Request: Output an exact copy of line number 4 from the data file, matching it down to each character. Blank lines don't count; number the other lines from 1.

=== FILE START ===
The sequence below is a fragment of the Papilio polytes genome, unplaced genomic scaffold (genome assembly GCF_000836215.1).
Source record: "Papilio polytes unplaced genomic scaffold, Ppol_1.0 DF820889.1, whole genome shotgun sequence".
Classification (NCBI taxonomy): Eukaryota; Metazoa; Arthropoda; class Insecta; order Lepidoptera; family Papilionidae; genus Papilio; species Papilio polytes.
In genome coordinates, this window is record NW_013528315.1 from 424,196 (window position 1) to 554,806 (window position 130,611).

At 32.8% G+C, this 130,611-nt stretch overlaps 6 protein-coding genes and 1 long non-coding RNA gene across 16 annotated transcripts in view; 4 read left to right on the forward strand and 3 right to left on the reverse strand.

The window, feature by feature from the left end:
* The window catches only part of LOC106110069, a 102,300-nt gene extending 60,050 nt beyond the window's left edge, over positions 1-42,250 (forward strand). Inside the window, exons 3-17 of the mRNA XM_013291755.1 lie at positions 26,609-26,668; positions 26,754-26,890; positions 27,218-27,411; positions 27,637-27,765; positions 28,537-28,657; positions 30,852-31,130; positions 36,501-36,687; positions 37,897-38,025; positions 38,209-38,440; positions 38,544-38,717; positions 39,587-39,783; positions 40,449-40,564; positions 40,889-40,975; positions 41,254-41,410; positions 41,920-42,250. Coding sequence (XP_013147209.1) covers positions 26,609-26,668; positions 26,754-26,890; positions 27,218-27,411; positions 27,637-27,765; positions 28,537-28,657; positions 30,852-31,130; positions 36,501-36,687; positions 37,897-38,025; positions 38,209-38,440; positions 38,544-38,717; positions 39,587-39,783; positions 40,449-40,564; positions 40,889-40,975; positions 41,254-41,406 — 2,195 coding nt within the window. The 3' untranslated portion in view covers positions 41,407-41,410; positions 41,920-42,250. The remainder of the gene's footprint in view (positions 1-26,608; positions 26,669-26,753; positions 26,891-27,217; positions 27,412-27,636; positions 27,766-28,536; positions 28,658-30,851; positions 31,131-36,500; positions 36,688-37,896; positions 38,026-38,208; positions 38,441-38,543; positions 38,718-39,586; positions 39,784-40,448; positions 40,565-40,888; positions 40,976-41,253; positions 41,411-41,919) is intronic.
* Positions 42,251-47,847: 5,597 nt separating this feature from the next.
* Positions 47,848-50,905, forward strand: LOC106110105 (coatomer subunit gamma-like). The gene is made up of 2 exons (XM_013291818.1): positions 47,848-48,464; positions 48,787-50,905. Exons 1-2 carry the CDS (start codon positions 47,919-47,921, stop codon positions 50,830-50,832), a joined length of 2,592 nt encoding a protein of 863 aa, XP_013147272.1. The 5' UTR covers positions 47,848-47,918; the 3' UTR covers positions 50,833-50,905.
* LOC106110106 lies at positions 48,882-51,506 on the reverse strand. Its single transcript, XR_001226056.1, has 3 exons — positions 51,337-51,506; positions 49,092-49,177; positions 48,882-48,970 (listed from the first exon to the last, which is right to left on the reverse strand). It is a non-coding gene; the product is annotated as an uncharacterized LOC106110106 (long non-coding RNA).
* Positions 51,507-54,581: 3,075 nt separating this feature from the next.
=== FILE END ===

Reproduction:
In genome coordinates, this window is record NW_013528315.1 from 424,196 (window position 1) to 554,806 (window position 130,611).